Winter is a great time for planting. Getting plants in the ground at this time of year gives roses plenty of time to establish before the hot summer and the long awaited bare rooted plants are available. During winter, rose that have been field grown are dug up when they’re dormant, and sold, ready for planting. Bare-rooted roses are only available in winter – June, July and August. With so many new varieties of bare root rose available, there is no excuse not to get planting.
See Heynes list for varieties of Rose.
When selecting a bare rooted plant, try to ensure there is no obvious physical damage and look for a good, even structure and also look for good strong graft. Don’t leave the rose sitting round for extended period of time, and remember the roots of these plants need to stay moist from the point when dug out of the ground until planting time. If not planting straight away make sure to keep them moist, not wet.It is most important to NEVER allow the roots to become dry. In Australian bare root rose should be planted over the June to September months and should be in the ground by the time rose bring to “shoot”.
PLANTING BARE ROOT ROSES
Roses like to be planted in a sunny, open aspect and the soil needs to have good drainage. So select a location where they’ll receive at least six hours of sun and have good drainage.
At planting time it is recommend to prune, because when the rose are dug, the roots are pruned, and for a balanced tree the tops should be pruned to balance the root size. Prune new roses back by one-third in an even manner to an outwards facing bud, make cuts on a sight angle, and use clean secateurs. Also remove any dead or broken wood.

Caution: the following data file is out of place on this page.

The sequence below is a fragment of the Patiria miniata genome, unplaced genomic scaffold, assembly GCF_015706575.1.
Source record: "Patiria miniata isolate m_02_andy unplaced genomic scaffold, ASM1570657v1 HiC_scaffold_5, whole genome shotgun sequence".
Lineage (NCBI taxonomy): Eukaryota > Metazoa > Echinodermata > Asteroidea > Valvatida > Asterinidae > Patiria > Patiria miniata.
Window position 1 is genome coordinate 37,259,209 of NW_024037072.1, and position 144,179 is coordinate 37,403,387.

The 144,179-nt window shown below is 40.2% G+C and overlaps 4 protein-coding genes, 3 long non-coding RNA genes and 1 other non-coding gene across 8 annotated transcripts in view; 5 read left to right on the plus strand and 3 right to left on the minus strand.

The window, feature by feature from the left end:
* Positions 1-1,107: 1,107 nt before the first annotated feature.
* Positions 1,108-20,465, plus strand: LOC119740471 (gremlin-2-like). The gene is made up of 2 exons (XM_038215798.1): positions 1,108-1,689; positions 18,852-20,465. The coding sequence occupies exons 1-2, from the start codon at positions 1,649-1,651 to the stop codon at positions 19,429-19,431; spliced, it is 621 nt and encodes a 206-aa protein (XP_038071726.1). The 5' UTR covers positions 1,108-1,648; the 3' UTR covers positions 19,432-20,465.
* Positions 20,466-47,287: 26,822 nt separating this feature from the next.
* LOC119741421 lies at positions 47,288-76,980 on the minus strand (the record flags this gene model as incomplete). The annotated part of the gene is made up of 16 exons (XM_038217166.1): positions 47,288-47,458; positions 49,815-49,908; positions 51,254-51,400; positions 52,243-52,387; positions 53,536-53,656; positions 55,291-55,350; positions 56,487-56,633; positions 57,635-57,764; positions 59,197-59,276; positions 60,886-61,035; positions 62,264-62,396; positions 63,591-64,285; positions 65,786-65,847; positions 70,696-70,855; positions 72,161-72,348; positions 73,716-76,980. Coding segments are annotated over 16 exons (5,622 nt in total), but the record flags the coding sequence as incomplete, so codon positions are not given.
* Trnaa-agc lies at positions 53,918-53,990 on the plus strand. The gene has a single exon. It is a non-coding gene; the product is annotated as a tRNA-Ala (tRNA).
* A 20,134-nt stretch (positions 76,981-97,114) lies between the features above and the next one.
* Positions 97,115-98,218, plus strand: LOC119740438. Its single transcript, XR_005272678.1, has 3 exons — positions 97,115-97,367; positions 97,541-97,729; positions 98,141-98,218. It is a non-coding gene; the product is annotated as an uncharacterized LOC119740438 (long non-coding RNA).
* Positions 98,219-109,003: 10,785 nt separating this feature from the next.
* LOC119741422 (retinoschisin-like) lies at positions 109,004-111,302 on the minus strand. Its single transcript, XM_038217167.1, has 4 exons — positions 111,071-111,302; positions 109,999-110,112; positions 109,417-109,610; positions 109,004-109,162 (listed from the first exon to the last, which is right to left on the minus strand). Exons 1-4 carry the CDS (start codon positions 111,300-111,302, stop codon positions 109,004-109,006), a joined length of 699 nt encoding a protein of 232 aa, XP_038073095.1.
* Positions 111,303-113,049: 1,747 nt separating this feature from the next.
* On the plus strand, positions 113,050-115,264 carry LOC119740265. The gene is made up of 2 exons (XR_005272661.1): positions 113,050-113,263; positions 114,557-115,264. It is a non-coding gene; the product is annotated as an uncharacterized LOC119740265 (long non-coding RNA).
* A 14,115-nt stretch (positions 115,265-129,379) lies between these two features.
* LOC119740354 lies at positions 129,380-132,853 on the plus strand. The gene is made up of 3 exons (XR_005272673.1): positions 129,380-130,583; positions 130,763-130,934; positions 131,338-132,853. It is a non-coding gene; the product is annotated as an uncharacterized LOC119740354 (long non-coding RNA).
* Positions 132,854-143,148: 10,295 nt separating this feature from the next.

Dig a hole around twice as wide as the root ball. To allow the rose roots to spread the inside of the hole should have nice, rough edges, to ensure the effective movement of water and air. Thoroughly mix the soil from the hole with plenty of gypsum and some SA compost, then put a good shovel of gypsum into the bottom of the hole and fork in through.
Unpack the bare root rose, remove all packing materials, and carefully untangle the roots. If in sawdust carefully remove most of it. Before planting remove any diseased, or damaged roots.
Set the rose in the hole and spread the roots out in a natural position. It can help to mound a pile of soil at the base to support the root system. Position the rose so the bud union is above the soil level, its best to plant the rose at the same level as when it was originally in the ground. Back fill the hole, lightly firm the soil, make a well around the base and water in. Also it’s very important to stake standard roses.
Water as needed however do not overwater. Now that bare root roses are in the ground it is important to remember that over watering and mulching roses at this early time will set them back. The soil around the rose should be kept moist but not soggy.
Consistent watering is important in the dry months (summer). Before watering, check the soil if it’s damp, it will be fine.
No need to fertilise until the rose starts growing in spring. (If you feel inclined to, add a small amount of fertilise at time of planting). When summer arrives it is recommend to mulch.